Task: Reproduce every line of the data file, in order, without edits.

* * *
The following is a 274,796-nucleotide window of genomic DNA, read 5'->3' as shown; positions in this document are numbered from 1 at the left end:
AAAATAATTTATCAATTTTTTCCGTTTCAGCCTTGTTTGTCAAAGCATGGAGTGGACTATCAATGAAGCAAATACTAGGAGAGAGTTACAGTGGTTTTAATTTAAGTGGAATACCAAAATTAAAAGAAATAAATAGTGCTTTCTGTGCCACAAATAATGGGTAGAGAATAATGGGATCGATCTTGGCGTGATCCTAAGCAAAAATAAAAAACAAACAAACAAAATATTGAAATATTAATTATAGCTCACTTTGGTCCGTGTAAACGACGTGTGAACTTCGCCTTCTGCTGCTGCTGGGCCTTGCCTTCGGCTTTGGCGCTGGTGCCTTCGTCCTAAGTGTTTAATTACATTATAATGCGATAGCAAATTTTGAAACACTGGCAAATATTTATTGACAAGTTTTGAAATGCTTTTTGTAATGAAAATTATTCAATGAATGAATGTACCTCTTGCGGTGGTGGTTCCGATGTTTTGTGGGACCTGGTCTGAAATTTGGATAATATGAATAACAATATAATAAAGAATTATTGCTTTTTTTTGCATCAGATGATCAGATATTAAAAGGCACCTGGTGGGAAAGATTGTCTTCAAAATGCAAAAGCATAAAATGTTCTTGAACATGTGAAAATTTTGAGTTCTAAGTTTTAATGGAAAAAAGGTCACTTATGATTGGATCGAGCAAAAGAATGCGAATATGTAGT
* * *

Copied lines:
The following is a 274,796-nucleotide window of genomic DNA, read 5'->3' as shown; positions in this document are numbered from 1 at the left end:
AAAATAATTTATCAATTTTTTCCGTTTCAGCCTTGTTTGTCAAAGCATGGAGTGGACTATCAATGAAGCAAATACTAGGAGAGAGTTACAGTGGTTTTAATTTAAGTGGAATACCAAAATTAAAAGAAATAAATAGTGCTTTCTGTGCCACAAATAATGGGTAGAGAATAATGGGATCGATCTTGGCGTGATCCTAAGCAAAAATAAAAAACAAACAAACAAAATATTGAAATATTAATTATAGCTCACTTTGGTCCGTGTAAACGACGTGTGAACTTCGCCTTCTGCTGCTGCTGGGCCTTGCCTTCGGCTTTGGCGCTGGTGCCTTCGTCCTAAGTGTTTAATTACATTATAATGCGATAGCAAATTTTGAAACACTGGCAAATATTTATTGACAAGTTTTGAAATGCTTTTTGTAATGAAAATTATTCAATGAATGAATGTACCTCTTGCGGTGGTGGTTCCGATGTTTTGTGGGACCTGGTCTGAAATTTGGATAATATGAATAACAATATAATAAAGAATTATTGCTTTTTTTTGCATCAGATGATCAGATATTAAAAGGCACCTGGTGGGAAAGATTGTCTTCAAAATGCAAAAGCATAAAATGTTCTTGAACATGTGAAAATTTTGAGTTCTAAGTTTTAATGGAAAAAAGGTCACTTATGATTGGATCGAGCAAAAGAATGCGAATATGTAGT